TICONDEROGA — More than 700 contractors are expected to start arriving soon for the three-week annual maintenance shutdown at International Paper’s Ticonderoga mill.
The mill won’t be making paper once the shutdown begins on Sunday, April 7, but no one will be laid off, mill Communications Manager Donna Wadsworth said.
“It’s all hands on deck. There will be plenty to do. New equipment will be installed, repairs made and inspections completed.”
During a recent annual outage-preparedness review, the mill hosted groups representing IP corporate technology and the firm’s Center of Excellence.
The mill team presented them with detailed outage plans, including the schedule, budget, list of contractors, manpower available, quality assurance, environmental plans, safety plans and capital projects, Wadsworth said.
“Preparation for the outage is in full swing.”
Following the daylong planning session, Outage Coordinator Daniel Diehl issued a release that said everything is in place.
“We are committed to delivering a safe, on-time and successful outage, and I greatly appreciate the excellent planning and preparation that is taking place to assure our success.”
NO NATURAL GAS YET
The mill is preparing to convert its boilers to fire from natural gas instead of the fuel oil used now, but Wadsworth said that work won’t start yet.
“No natural-gas outage work this year. We’re continuing to engineer the (gas) project and working with an environmental consultant in preparation for permitting.”
Vermont Gas plans to extends a natural-gas pipeline from Middlebury, Vt., to the mill, a distance of about 10 miles, including a section under Lake Champlain.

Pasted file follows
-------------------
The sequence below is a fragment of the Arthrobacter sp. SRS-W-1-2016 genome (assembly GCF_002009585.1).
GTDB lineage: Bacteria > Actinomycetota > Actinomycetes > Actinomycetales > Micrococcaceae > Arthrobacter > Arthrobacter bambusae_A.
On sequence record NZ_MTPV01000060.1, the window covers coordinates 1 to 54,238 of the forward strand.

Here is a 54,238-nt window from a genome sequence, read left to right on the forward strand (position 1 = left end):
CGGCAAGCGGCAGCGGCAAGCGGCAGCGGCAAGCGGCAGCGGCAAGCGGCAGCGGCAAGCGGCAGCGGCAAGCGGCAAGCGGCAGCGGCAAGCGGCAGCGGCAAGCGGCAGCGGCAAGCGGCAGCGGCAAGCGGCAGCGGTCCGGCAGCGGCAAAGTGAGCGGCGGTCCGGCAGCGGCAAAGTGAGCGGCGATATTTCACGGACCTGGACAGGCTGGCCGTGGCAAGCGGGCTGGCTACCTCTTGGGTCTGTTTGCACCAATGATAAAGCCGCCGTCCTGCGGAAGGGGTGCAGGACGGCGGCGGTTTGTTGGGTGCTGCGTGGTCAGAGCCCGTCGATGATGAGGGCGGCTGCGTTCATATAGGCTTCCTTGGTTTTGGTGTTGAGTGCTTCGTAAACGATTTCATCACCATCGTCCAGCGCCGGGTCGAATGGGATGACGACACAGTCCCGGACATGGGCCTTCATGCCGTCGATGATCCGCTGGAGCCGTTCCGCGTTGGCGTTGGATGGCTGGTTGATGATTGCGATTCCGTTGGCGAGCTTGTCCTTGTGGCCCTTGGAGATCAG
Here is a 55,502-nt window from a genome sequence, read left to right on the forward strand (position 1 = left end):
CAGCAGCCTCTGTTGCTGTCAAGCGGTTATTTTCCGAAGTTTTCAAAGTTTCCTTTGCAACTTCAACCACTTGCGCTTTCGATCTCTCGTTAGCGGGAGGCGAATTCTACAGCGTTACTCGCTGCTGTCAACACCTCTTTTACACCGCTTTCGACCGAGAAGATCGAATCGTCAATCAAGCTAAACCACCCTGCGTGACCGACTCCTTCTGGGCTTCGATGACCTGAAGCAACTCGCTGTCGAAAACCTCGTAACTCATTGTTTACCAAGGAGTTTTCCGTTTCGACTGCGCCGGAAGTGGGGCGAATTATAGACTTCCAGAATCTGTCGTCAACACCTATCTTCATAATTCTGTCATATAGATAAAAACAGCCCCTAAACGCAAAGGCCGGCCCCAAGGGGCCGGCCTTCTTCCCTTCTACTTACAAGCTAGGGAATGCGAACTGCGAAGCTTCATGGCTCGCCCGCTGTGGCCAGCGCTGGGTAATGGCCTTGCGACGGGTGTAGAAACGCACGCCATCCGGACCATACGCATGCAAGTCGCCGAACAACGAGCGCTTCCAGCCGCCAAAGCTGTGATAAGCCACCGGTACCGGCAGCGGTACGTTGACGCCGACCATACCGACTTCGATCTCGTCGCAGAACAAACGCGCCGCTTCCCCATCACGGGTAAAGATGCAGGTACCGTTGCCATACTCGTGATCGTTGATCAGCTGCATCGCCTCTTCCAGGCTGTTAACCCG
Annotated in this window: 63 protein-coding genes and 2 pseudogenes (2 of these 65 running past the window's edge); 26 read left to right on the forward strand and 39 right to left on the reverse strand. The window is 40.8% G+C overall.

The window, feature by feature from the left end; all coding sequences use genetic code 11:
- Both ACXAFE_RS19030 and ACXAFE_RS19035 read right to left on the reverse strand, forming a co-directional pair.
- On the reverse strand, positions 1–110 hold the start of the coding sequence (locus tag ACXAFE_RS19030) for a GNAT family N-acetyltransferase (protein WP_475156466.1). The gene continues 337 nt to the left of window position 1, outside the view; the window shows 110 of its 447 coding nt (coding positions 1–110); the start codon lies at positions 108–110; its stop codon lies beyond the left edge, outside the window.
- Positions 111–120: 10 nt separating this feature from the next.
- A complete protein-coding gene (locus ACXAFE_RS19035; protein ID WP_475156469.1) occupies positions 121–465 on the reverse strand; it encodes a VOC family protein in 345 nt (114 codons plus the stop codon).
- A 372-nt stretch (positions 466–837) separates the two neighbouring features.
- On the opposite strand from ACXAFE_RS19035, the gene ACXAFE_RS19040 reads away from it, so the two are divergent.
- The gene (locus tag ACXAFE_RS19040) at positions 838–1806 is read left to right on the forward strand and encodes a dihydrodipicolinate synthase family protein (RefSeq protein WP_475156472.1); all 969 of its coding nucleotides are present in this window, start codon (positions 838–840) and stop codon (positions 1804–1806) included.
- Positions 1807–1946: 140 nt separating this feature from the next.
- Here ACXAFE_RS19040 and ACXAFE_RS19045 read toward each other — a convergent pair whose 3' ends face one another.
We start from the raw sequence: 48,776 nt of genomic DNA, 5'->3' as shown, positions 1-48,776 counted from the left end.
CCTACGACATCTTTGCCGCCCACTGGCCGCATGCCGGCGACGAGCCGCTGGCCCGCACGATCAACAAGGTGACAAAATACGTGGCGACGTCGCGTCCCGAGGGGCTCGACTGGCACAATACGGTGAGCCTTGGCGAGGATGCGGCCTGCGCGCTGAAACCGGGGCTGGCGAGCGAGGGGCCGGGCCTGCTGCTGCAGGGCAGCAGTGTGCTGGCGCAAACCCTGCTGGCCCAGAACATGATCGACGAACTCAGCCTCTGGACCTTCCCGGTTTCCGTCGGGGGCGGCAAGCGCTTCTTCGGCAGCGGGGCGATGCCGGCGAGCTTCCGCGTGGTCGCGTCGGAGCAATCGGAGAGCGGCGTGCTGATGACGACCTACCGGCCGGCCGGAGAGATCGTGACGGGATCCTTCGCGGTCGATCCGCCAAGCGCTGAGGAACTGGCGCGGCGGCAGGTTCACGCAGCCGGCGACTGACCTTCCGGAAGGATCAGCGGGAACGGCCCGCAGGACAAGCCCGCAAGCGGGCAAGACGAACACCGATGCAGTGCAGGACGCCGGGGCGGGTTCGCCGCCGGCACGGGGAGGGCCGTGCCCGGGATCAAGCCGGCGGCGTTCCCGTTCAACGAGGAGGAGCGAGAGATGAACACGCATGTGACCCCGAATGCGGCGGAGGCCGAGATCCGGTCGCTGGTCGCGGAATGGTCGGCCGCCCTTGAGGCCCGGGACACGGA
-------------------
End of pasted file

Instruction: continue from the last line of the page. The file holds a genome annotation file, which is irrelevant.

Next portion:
The mill, which employs about 700 workers, sits on the shore of the lake in Ticonderoga.
The additional 700 contract workers will rent rooms locally and as far away as Glens Falls but won’t all be in town at the same time.
“This year, for the first time, the Hot Biscuit Diner (of Ti) will set up on the mill site as a vendor serving breakfast and lunch to contractors and employees,” Wadsworth said.
“They (shutdown workers) come to work early. They don’t have time to leave for a meal.”
She said workers will also patronize local businesses and area restaurants during the outage.
“The mill’s annual outage has a significant economic impact on area businesses. As always, area motels, hotels and rentals will be filled by contractors during the outage. Area restaurants will be busy.
“The hospitality shown to visiting contractors in our community is greatly appreciated,” she said.
There may be more noise than usual coming from the mill because of all the work, Wadsworth cautioned.
“During the outage, area residents may be aware of increased noise from steam venting and vehicle and equipment (backup) alarms. We will do everything on our part to minimize noise.”
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